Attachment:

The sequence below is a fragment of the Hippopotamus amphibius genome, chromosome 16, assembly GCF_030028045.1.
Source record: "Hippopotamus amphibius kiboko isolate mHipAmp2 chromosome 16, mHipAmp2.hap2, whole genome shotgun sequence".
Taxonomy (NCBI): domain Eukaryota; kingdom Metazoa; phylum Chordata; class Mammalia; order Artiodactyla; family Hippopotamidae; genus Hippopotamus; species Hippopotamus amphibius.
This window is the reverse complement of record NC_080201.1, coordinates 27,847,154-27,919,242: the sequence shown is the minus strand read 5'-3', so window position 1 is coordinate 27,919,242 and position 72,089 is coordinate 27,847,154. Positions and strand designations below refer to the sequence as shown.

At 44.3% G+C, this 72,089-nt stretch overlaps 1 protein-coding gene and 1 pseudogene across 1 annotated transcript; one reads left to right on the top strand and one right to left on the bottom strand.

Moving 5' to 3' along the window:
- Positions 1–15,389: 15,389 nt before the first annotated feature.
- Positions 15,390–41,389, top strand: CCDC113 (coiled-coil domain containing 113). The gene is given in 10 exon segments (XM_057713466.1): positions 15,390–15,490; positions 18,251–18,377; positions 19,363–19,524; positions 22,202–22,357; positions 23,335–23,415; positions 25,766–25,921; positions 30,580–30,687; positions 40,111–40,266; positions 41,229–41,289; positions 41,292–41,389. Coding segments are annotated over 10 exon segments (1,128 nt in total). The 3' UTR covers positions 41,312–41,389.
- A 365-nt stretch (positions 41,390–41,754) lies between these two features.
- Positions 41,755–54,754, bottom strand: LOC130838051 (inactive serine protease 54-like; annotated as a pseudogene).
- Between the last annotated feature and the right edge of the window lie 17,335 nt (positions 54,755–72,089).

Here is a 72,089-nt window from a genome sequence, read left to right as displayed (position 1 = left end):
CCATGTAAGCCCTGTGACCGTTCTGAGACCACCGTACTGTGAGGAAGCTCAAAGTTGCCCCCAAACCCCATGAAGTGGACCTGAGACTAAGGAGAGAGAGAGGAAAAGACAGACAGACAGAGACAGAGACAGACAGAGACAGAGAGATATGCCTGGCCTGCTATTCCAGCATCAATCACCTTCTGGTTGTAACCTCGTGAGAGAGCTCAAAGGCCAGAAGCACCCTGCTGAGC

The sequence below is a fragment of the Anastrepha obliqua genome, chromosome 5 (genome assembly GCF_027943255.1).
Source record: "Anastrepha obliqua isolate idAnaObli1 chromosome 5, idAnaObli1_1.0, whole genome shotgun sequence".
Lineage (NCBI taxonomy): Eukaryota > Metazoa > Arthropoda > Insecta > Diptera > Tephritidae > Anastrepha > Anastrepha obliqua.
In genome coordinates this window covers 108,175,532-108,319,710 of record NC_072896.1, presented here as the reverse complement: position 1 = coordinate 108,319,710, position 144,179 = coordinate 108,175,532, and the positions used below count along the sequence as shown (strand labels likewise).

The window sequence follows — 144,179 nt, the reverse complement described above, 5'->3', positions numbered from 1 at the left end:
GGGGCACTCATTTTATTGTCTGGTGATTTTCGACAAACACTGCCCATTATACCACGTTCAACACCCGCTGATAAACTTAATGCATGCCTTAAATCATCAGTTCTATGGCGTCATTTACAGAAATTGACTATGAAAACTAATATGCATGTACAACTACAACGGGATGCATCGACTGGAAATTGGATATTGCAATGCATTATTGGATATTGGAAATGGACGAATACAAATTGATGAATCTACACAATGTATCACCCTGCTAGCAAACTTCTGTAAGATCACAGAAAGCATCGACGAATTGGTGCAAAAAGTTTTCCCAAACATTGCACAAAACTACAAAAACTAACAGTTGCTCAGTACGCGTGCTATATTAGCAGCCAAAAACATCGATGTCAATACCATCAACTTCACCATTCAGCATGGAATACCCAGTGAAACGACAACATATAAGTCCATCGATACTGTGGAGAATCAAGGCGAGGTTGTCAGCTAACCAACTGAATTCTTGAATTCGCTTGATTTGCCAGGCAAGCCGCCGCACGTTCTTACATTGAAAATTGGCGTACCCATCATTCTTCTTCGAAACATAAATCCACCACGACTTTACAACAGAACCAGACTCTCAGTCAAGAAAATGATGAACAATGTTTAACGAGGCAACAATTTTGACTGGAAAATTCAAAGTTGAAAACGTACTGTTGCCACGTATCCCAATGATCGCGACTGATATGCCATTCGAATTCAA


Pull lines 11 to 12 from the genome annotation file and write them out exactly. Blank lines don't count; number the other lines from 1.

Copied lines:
- Between the last annotated feature and the right edge of the window lie 17,335 nt (positions 54,755–72,089).

Here is a 72,089-nt window from a genome sequence, read left to right as displayed (position 1 = left end):